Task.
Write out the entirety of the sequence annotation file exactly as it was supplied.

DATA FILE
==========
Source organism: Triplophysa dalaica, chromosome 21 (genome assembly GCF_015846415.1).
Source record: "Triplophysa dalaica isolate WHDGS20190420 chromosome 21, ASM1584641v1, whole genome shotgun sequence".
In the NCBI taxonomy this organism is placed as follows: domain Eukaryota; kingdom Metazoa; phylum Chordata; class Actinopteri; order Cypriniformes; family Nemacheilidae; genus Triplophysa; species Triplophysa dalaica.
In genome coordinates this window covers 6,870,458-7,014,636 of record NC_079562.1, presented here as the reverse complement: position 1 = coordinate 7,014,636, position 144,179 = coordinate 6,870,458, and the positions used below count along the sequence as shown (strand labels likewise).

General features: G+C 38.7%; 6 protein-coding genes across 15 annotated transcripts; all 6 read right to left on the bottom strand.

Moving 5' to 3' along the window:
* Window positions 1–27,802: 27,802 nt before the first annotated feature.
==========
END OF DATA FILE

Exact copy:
Source organism: Triplophysa dalaica, chromosome 21 (genome assembly GCF_015846415.1).
Source record: "Triplophysa dalaica isolate WHDGS20190420 chromosome 21, ASM1584641v1, whole genome shotgun sequence".
In the NCBI taxonomy this organism is placed as follows: domain Eukaryota; kingdom Metazoa; phylum Chordata; class Actinopteri; order Cypriniformes; family Nemacheilidae; genus Triplophysa; species Triplophysa dalaica.
In genome coordinates this window covers 6,870,458-7,014,636 of record NC_079562.1, presented here as the reverse complement: position 1 = coordinate 7,014,636, position 144,179 = coordinate 6,870,458, and the positions used below count along the sequence as shown (strand labels likewise).

General features: G+C 38.7%; 6 protein-coding genes across 15 annotated transcripts; all 6 read right to left on the bottom strand.

Moving 5' to 3' along the window:
* Window positions 1–27,802: 27,802 nt before the first annotated feature.